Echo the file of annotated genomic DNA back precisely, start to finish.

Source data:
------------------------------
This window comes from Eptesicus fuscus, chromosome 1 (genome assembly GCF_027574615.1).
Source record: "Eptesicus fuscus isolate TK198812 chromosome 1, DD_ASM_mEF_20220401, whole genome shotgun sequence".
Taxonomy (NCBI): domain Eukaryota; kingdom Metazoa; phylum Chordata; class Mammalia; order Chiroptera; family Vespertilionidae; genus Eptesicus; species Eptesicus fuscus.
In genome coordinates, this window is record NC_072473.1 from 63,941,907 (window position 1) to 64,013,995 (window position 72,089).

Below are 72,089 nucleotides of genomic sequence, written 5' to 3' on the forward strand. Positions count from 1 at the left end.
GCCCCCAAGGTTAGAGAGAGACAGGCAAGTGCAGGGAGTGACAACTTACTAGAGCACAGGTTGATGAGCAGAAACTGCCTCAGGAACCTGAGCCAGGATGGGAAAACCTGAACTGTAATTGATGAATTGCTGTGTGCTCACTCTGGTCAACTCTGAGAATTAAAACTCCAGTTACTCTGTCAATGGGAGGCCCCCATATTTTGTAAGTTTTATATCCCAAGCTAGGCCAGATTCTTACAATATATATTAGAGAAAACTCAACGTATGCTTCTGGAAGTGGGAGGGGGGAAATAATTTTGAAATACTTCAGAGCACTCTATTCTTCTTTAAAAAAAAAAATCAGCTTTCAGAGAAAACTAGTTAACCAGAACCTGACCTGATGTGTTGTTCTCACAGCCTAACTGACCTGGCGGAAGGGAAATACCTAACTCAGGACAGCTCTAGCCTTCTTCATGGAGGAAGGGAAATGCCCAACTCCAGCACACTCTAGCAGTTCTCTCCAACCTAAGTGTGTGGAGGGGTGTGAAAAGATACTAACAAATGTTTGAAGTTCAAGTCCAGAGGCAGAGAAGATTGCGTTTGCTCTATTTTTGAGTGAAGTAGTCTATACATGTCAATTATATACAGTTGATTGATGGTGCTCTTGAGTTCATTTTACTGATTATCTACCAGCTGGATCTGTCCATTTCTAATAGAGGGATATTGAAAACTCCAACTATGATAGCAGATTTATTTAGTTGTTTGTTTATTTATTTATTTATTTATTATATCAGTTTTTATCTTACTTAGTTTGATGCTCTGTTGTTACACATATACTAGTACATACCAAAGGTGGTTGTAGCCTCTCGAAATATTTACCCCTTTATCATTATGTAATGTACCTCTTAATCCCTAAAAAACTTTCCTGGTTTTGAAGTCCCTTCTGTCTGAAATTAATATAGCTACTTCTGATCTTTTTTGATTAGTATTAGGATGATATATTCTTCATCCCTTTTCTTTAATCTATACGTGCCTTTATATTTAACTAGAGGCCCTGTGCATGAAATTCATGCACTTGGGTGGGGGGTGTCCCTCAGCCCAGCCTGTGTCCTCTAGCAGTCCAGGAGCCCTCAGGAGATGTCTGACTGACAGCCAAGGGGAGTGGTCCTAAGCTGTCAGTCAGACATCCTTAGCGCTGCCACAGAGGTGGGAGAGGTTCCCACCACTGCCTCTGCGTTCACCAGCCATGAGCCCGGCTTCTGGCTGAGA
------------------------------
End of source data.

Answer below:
This window comes from Eptesicus fuscus, chromosome 1 (genome assembly GCF_027574615.1).
Source record: "Eptesicus fuscus isolate TK198812 chromosome 1, DD_ASM_mEF_20220401, whole genome shotgun sequence".
Taxonomy (NCBI): domain Eukaryota; kingdom Metazoa; phylum Chordata; class Mammalia; order Chiroptera; family Vespertilionidae; genus Eptesicus; species Eptesicus fuscus.
In genome coordinates, this window is record NC_072473.1 from 63,941,907 (window position 1) to 64,013,995 (window position 72,089).

Below are 72,089 nucleotides of genomic sequence, written 5' to 3' on the forward strand. Positions count from 1 at the left end.
GCCCCCAAGGTTAGAGAGAGACAGGCAAGTGCAGGGAGTGACAACTTACTAGAGCACAGGTTGATGAGCAGAAACTGCCTCAGGAACCTGAGCCAGGATGGGAAAACCTGAACTGTAATTGATGAATTGCTGTGTGCTCACTCTGGTCAACTCTGAGAATTAAAACTCCAGTTACTCTGTCAATGGGAGGCCCCCATATTTTGTAAGTTTTATATCCCAAGCTAGGCCAGATTCTTACAATATATATTAGAGAAAACTCAACGTATGCTTCTGGAAGTGGGAGGGGGGAAATAATTTTGAAATACTTCAGAGCACTCTATTCTTCTTTAAAAAAAAAAATCAGCTTTCAGAGAAAACTAGTTAACCAGAACCTGACCTGATGTGTTGTTCTCACAGCCTAACTGACCTGGCGGAAGGGAAATACCTAACTCAGGACAGCTCTAGCCTTCTTCATGGAGGAAGGGAAATGCCCAACTCCAGCACACTCTAGCAGTTCTCTCCAACCTAAGTGTGTGGAGGGGTGTGAAAAGATACTAACAAATGTTTGAAGTTCAAGTCCAGAGGCAGAGAAGATTGCGTTTGCTCTATTTTTGAGTGAAGTAGTCTATACATGTCAATTATATACAGTTGATTGATGGTGCTCTTGAGTTCATTTTACTGATTATCTACCAGCTGGATCTGTCCATTTCTAATAGAGGGATATTGAAAACTCCAACTATGATAGCAGATTTATTTAGTTGTTTGTTTATTTATTTATTTATTTATTATATCAGTTTTTATCTTACTTAGTTTGATGCTCTGTTGTTACACATATACTAGTACATACCAAAGGTGGTTGTAGCCTCTCGAAATATTTACCCCTTTATCATTATGTAATGTACCTCTTAATCCCTAAAAAACTTTCCTGGTTTTGAAGTCCCTTCTGTCTGAAATTAATATAGCTACTTCTGATCTTTTTTGATTAGTATTAGGATGATATATTCTTCATCCCTTTTCTTTAATCTATACGTGCCTTTATATTTAACTAGAGGCCCTGTGCATGAAATTCATGCACTTGGGTGGGGGGTGTCCCTCAGCCCAGCCTGTGTCCTCTAGCAGTCCAGGAGCCCTCAGGAGATGTCTGACTGACAGCCAAGGGGAGTGGTCCTAAGCTGTCAGTCAGACATCCTTAGCGCTGCCACAGAGGTGGGAGAGGTTCCCACCACTGCCTCTGCGTTCACCAGCCATGAGCCCGGCTTCTGGCTGAGA